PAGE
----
As Internet of Things (IoT) concepts took hold and started to become realities a few years back, one of the first challenges realized was interoperability between wireless protocols. Different vertical markets and applications often employ different protocols tailored to the specific use case. Some of these protocols have been standardized; others have not. In all, the result has been extreme market fragmentation around wireless connectivity, as well as a great deal of confusion in the developer community as far as which technology to bet on.
Short-range wireless for the smart home is a good example of the overload of options available to device manufacturers, as, , , , , and (and to some extent, Wi-Fi) are just a few of the technologies competing to become the standard of choice for connecting home automation devices. These protocols generally have a low data rate and transmission range, and, as such, those that employ a mesh network topology have emerged as favorites to fit the power efficiency and coverage area requirements of the smart home. Insteon, Thread, ZigBee, and Z-Wave as short-range wireless protocols that can claim the mesh networking distinction, with each vying for enough market share to drive the others out of the home automation space.
But with so many similarities between them (see Figure 1), how does one technology rise above the rest? For the Z-Wave Alliance, the answer is through openness.
Advancing connectivity through the public domain
The Z-Wave transport layer protocol was developed in the middle part of the last decade, with the technology’s formal governing body, the Z-Wave Alliance, being established in 2005. Since that time, Z-Wave representatives estimate that more than 50 million products based on the technology have permeated the smart home arena, yielding an approximate 70 percent market share.
In an effort to maintain that pace in everything from security systems and connected door locks to smart thermostats and sprinkler systems, Sigma Designs (the owner of Z-Wave IP) donated the Z-Wave MAC/PHY to the International Telecommunications Union (ITU), which is now globally standardized as ITU 9959 radio. This marked the first step in making Z-Wave more accessible to IoT developers, with the second being the recent release of the Z-Wave Interoperability Specification, Z-Wave Security Specification (S2), and the API specifications for Z-Wave over IP (Z/IP Gateway) and Z-Wave Middleware (Z-Ware) into the public domain. Together these assets make up, which is available free of charge and sans licenses.
While the Interoperability Spec release is designed to drive more interaction between Z-Wave and device makers and opening up security specifications has become common practice these days to get more eyes on potential vulnerabilities, the most important portions of the announcement may be the Z/IP Gateway and Z-Ware APIs, which can be leveraged to link Z-Wave meshes to upstream IP networks and create higher level Z-Wave over IP applications, respectively. The hope is these technologies will help Z-Wave become more integrated with frameworks such as the Open Connectivity Foundation (OCF) and cloud platforms such as AWS, and SD images have been made available for the Raspberry Pi so that developers working at the gateway level can get started easily.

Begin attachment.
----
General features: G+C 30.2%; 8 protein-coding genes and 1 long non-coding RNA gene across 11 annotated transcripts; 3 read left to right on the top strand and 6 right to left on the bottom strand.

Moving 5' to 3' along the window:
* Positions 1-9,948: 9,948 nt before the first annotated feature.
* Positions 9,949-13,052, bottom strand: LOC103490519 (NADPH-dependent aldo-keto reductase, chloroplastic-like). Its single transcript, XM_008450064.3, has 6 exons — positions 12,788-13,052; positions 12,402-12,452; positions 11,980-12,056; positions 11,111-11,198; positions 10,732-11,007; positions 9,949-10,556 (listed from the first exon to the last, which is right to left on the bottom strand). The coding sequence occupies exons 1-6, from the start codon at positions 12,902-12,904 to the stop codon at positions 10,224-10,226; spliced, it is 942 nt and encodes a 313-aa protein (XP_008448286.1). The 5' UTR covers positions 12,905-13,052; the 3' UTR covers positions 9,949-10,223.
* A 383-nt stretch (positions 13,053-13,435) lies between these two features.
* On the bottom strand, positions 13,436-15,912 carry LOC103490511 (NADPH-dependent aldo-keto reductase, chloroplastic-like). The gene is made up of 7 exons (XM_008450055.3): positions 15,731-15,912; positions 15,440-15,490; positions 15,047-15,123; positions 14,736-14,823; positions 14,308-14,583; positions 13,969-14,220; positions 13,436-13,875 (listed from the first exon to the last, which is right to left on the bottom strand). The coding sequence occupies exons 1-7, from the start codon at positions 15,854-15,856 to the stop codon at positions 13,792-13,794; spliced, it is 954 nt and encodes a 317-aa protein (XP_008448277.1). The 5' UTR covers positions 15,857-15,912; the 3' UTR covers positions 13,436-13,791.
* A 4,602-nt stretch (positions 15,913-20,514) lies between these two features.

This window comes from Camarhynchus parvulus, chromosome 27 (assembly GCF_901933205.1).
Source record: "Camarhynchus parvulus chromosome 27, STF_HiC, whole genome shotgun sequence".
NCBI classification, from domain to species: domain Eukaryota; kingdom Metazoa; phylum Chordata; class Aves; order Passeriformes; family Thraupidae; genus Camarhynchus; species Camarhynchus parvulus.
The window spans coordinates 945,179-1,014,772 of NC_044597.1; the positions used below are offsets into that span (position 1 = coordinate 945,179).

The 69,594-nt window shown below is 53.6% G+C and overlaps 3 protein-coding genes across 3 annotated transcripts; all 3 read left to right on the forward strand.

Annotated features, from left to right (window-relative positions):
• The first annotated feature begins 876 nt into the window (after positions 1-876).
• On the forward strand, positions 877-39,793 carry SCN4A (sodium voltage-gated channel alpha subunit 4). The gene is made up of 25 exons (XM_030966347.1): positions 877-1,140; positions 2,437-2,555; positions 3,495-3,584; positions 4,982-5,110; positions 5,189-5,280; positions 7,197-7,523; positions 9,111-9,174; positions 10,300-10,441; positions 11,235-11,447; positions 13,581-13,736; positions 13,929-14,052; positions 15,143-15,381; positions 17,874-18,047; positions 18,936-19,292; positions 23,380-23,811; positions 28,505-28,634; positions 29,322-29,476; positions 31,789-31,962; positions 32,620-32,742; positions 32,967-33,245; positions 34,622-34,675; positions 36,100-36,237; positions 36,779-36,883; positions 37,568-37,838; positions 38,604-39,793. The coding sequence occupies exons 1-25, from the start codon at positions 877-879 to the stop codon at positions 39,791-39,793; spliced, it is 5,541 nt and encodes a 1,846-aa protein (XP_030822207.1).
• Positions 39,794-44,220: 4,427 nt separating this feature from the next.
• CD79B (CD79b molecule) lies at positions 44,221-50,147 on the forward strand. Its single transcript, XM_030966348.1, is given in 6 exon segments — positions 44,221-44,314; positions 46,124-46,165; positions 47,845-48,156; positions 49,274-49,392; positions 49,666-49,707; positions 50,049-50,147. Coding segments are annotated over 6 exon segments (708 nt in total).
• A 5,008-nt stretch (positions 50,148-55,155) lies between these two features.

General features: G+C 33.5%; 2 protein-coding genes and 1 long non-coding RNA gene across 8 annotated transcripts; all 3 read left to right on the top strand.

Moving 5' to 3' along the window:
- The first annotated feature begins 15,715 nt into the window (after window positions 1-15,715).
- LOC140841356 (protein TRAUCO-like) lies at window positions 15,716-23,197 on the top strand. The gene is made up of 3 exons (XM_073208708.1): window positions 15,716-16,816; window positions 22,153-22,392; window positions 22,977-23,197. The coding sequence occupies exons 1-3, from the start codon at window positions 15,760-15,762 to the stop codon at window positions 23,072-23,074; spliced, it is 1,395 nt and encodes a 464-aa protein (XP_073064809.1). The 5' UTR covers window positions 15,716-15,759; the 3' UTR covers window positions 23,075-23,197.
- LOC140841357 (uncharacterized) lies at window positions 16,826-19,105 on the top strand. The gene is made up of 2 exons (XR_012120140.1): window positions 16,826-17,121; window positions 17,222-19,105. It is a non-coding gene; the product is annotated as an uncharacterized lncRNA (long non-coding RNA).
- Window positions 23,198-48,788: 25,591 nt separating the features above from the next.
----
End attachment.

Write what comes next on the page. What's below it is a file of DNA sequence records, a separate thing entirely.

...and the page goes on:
Technology tweaks and dealing with deep pockets
While the above moves represent a significant play for smart home standardization, Z-Wave faces a long road in the battle for the smart home as the pervasive BLE sets its sights on traditional Z-Wave applications, and deep-pocketed members of Thread such as Google, Samsung, and ARM continue to push the 802.15.4. But Raoul Wijgergangs, Vice President Z-Wave Business Unit at Sigma Designs, believes that that the reduced noise and greater coverage area provided by the 900 MHz band, as well as power efficiency built into the protocol, will keep Z-Wave in its leading smart home position for the foreseeable future.
“We are competing with them, but the biggest volumes of the smart home market can be seen in the service provider area,” Wijgergangs says. “Security companies represent the biggest driver of volume, followed by the telcos and cable companies, and only then comes the small portion of retail and do-it-yourself, and that portion is probably only 20 percent of the market.
“In order to get,” he continues. “If there is an intruder in your yard that is transmitting a certain amount of signal you can detect that is going on and an alarm panel will alert the security service provider. You can do this both in 2.4 GHz and 900 MHz, however, in 2.4 GHz there is continuously so much going on in that band, whether it is a Netflix video stream or Bluetooth audio streaming, all of those streams for a jamming detect system look like the system is being jammed so it will generate a lot of false positives to the security service provider. So, for [the 2.4 GHz technologies] it is practically impossible to do true security sensors. It basically cuts them out, because of radio choices, from good portions of the ecosystem play.
“Apart from that, being very power efficient is something that is both chip related and built into your protocol and mesh network is very important. To take IP packets all the way into end nodes that are battery operated, with a good level of security on top of it, will basically reduce your battery life between a factor of 8 and 10. That’s what Thread is doing, for example,” Wijgergangs says.
Time and technology tweaks will ultimately decide which wireless protocol secures itself as a standard for the smart home, but for developers, the more open these solutions become, the better.